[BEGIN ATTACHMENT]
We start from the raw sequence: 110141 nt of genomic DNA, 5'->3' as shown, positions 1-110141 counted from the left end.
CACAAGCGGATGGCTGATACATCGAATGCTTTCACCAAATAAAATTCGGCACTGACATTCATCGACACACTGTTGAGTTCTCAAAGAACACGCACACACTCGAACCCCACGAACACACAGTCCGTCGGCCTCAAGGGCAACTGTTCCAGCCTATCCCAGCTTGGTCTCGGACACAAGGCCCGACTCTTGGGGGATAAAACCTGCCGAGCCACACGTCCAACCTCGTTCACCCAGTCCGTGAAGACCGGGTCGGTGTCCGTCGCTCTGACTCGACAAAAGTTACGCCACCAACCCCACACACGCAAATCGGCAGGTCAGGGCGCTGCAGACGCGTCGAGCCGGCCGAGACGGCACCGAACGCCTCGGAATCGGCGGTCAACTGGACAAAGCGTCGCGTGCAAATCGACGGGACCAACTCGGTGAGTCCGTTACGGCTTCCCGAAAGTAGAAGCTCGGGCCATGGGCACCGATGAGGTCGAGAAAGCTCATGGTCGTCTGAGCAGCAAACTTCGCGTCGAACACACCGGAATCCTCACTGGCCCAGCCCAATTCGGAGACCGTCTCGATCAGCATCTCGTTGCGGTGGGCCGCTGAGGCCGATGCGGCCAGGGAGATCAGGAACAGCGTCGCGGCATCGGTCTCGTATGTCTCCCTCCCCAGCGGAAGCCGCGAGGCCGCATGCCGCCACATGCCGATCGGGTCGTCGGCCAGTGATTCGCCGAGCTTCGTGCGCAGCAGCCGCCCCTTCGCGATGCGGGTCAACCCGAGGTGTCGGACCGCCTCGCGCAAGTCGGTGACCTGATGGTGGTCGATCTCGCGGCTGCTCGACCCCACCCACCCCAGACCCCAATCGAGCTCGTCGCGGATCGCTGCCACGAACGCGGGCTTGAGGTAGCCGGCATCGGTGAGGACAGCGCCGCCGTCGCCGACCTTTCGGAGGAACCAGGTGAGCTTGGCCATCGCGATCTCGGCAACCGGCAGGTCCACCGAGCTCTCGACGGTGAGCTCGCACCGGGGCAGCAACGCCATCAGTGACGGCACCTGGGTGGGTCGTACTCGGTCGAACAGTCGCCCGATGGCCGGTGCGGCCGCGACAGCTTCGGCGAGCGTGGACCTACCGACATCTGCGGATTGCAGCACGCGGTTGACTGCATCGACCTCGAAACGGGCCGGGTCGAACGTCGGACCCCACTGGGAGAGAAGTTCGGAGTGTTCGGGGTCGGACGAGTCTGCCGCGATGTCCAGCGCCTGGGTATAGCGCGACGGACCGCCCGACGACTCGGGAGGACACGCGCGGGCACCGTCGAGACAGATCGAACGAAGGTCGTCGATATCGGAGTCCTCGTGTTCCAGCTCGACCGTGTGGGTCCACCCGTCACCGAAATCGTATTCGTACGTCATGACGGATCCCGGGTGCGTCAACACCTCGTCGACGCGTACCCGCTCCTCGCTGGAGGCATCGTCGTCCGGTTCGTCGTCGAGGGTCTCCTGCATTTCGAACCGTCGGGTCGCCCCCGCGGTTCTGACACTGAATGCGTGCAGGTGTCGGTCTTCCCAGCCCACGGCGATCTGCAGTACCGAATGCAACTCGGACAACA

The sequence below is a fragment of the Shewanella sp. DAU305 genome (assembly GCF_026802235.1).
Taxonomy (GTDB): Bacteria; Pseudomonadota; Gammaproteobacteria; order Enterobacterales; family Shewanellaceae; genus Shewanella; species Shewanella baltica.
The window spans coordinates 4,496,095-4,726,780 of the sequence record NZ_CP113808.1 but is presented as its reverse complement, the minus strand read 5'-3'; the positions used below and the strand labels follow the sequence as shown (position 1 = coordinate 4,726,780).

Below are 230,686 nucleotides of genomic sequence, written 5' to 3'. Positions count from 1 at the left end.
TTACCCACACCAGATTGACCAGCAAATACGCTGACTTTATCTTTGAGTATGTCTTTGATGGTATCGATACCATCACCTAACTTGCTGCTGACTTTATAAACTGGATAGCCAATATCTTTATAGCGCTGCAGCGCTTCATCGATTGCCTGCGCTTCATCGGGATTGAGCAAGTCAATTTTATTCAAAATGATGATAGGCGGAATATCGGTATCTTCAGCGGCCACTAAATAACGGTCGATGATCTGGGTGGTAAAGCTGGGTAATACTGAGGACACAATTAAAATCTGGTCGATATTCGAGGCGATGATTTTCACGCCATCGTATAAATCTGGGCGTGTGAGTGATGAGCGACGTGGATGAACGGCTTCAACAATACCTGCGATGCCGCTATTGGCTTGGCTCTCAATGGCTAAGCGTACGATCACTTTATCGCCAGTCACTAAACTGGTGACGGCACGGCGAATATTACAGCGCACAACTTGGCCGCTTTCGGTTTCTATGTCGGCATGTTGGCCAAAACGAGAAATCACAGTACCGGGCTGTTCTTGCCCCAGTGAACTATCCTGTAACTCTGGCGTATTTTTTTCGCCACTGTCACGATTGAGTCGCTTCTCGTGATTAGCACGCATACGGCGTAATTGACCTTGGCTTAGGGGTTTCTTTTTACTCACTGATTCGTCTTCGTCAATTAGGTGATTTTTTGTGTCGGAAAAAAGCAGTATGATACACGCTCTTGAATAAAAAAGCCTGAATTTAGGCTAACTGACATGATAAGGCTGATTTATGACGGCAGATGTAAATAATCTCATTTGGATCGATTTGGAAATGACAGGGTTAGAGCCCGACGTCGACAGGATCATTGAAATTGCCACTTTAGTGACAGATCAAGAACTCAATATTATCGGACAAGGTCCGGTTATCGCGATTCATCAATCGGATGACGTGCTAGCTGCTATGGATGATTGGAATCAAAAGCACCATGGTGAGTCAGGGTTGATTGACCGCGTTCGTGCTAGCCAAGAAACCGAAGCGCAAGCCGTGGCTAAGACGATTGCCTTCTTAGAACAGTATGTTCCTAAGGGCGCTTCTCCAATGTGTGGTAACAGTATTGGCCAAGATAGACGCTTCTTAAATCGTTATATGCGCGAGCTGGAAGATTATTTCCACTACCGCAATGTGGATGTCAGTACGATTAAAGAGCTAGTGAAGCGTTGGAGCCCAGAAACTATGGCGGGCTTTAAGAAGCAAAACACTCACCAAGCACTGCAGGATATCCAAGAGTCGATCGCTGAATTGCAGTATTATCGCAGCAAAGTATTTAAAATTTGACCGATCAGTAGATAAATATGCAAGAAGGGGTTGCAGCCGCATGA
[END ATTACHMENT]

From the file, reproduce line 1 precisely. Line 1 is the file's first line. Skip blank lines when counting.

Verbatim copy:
We start from the raw sequence: 110141 nt of genomic DNA, 5'->3' as shown, positions 1-110141 counted from the left end.